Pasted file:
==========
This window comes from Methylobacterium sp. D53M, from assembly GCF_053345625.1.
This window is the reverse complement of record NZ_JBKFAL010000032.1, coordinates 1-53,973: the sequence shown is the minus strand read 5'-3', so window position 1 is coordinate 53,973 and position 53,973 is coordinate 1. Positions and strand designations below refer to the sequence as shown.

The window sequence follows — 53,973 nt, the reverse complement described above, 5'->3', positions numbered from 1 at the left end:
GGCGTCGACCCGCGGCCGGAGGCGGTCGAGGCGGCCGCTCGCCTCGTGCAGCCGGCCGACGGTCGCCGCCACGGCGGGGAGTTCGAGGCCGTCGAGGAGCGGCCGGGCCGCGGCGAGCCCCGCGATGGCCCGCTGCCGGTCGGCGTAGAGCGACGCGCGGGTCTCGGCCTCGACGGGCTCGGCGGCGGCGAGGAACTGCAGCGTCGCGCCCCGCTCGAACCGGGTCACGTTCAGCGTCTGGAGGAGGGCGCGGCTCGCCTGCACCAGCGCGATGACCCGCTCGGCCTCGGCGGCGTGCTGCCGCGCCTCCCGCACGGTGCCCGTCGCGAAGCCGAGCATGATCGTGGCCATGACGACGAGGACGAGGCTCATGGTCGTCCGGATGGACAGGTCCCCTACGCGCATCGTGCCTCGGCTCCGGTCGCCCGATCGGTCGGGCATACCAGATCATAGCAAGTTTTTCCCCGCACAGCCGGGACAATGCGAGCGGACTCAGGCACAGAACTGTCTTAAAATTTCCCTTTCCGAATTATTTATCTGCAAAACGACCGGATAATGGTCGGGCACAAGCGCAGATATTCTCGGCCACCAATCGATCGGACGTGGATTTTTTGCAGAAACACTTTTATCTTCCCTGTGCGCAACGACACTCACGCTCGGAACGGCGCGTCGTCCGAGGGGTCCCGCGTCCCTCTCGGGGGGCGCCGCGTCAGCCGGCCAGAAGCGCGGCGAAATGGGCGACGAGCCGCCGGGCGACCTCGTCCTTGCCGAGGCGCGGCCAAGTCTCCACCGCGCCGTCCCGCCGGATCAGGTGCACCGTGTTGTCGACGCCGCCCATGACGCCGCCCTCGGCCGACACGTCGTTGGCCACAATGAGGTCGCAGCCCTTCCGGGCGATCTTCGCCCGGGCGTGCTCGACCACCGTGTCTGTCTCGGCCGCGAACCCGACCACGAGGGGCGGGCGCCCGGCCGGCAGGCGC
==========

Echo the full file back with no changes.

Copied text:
This window comes from Methylobacterium sp. D53M, from assembly GCF_053345625.1.
This window is the reverse complement of record NZ_JBKFAL010000032.1, coordinates 1-53,973: the sequence shown is the minus strand read 5'-3', so window position 1 is coordinate 53,973 and position 53,973 is coordinate 1. Positions and strand designations below refer to the sequence as shown.

The window sequence follows — 53,973 nt, the reverse complement described above, 5'->3', positions numbered from 1 at the left end:
GGCGTCGACCCGCGGCCGGAGGCGGTCGAGGCGGCCGCTCGCCTCGTGCAGCCGGCCGACGGTCGCCGCCACGGCGGGGAGTTCGAGGCCGTCGAGGAGCGGCCGGGCCGCGGCGAGCCCCGCGATGGCCCGCTGCCGGTCGGCGTAGAGCGACGCGCGGGTCTCGGCCTCGACGGGCTCGGCGGCGGCGAGGAACTGCAGCGTCGCGCCCCGCTCGAACCGGGTCACGTTCAGCGTCTGGAGGAGGGCGCGGCTCGCCTGCACCAGCGCGATGACCCGCTCGGCCTCGGCGGCGTGCTGCCGCGCCTCCCGCACGGTGCCCGTCGCGAAGCCGAGCATGATCGTGGCCATGACGACGAGGACGAGGCTCATGGTCGTCCGGATGGACAGGTCCCCTACGCGCATCGTGCCTCGGCTCCGGTCGCCCGATCGGTCGGGCATACCAGATCATAGCAAGTTTTTCCCCGCACAGCCGGGACAATGCGAGCGGACTCAGGCACAGAACTGTCTTAAAATTTCCCTTTCCGAATTATTTATCTGCAAAACGACCGGATAATGGTCGGGCACAAGCGCAGATATTCTCGGCCACCAATCGATCGGACGTGGATTTTTTGCAGAAACACTTTTATCTTCCCTGTGCGCAACGACACTCACGCTCGGAACGGCGCGTCGTCCGAGGGGTCCCGCGTCCCTCTCGGGGGGCGCCGCGTCAGCCGGCCAGAAGCGCGGCGAAATGGGCGACGAGCCGCCGGGCGACCTCGTCCTTGCCGAGGCGCGGCCAAGTCTCCACCGCGCCGTCCCGCCGGATCAGGTGCACCGTGTTGTCGACGCCGCCCATGACGCCGCCCTCGGCCGACACGTCGTTGGCCACAATGAGGTCGCAGCCCTTCCGGGCGATCTTCGCCCGGGCGTGCTCGACCACCGTGTCTGTCTCGGCCGCGAACCCGACCACGAGGGGCGGGCGCCCGGCCGGCAGGCGC